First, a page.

/In the pocket of Vegas book-makers?

  4. has often called for a presidentially appointed “Sports Czar

    Bah! This is a joke. What we need is an entire new bureaucracy! Maybe we can name it the FBOSM, The Federal Bureau of Sports Management. Will 500 billion be enough of a budget for starters? Ah shucks, why are we being so stingy?, let’s make it an even trillion for the first year!

    Why this new bureaucracy could spawn hundreds of baby bureaucracies for us to to nurture and watch grow! It’s a JOBS PROGRAM! WIN/WIN!!!

    1. Department of Sports Oversight.

  5. This is officially is retarded situation.

    My God.

    Don’t people WORK?

    1. This is officially A retarded situation.

      Like me.

  6. including refereeing and steroid use

    Considering the number of fucked up calls this season, steroids are obviously making referees blind and stupid.

  7. Should we go back and explore whether the Patriots cheated when they played against Tebow?

    My God. Denver could have had a Superbowl ring!

    1. Here’s what I don’t understand. If the balls were really under inflated by 2 lbs, how is it that the refs went through the entire game without noticing this?

      Something is wrong here. Either it didn’t happen or the refs intentionally let it slide. There is no way that a ball that should be inflated from 12.5 – 15 lbs psi, could be only 10 psi and no one would notice.

      I detect a lot of bullshit here.

      1. Well, it was noticed, supposedly at or around half-time, but I don’t know by whom.

        Seen a lot of rumors and accusations, but still don’t know what the ‘official’ story is.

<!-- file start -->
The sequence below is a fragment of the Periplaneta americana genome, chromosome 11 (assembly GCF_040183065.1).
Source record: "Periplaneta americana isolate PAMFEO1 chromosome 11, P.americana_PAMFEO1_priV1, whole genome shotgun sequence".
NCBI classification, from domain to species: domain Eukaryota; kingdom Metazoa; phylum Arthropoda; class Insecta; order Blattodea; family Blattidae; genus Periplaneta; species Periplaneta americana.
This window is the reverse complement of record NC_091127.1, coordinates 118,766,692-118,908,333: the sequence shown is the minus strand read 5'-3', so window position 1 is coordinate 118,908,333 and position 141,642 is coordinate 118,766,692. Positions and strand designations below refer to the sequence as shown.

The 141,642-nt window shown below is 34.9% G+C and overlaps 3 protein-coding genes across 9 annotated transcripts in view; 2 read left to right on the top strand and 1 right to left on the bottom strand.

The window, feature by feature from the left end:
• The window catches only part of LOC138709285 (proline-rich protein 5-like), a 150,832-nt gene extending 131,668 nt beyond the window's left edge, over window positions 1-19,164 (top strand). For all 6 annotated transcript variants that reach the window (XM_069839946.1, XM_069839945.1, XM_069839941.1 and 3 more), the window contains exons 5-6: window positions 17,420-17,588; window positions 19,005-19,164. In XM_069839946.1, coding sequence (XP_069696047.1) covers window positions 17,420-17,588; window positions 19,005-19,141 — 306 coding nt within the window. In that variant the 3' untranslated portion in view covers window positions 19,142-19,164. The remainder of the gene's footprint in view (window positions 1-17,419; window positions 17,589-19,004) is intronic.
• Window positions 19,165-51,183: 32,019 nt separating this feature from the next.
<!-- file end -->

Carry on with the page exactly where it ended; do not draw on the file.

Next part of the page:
Heard that the Indy equipment staff was first, but also heard the refs noted it on their own.

        1. the refs noted it on their own.

          See, this is the problem. They noticed it but didn’t say hey, this ball is out of spec, get a new ball that’s correctly inflated, during a championship game? This entire thing really stinks.

          1. So you are saying that the refs should have said, “Hey, Belichick! Blow these balls!”?

        2. They now say they are zeroing in on equiptment guy who took balls from ref to the field but made a slight detour. If I was a betting man, I would guess that the ref never really checked the whole bag of balls like he says. Thats why there was one fully inflated ball, probably the one placed on top in the bag by Brady. He knows the ref isnt gonna test every single ball. Shit sounds boring.

  8. I wonder how many redskins/ravens Superbowls there would be if there was a sports czar…? Not to mention Nationals/Orioles world series.

    1. So you’re assuming that the sports czar will always be from MD?

      1. Of course. At least he’ll live in DC.

        1. DC != MD

          I suspect that the sports czar will be like all the other czars. It all depends on who’s next on the crony-go-round and doesn’t have a current czarship. So the next sports czar could actually be Hillary if she don’t run for POTUS. Never mind that she doesn’t know a safety from a touch down. Being Czar requires no skills.

  9. So the real question here is which vegas bigwig lost his shirt betting the Colts?

    1. The dumbest one, just find the really dumb one.

      1. yes. whoever it is should be institutionalized.

  10. Usually when Republican congressmen are this obsessed with balls they’re standing at a urinal in a Minneapolis airport.

    1. +1 Wide stance

      1. *taps foot uncontrollably*

        1. “Nothing underinflated here!”

    2. Wasn’t he just doing an Astaire?

  11. Nominally private sports league.

  12. They don’t like government meddling? Boo. Fucking. Hoo. Stop asking for government dollars and favors first.

  13. a presidentially appointed “Sports Czar,” granted the authority to legislate issues affecting private sports leagues.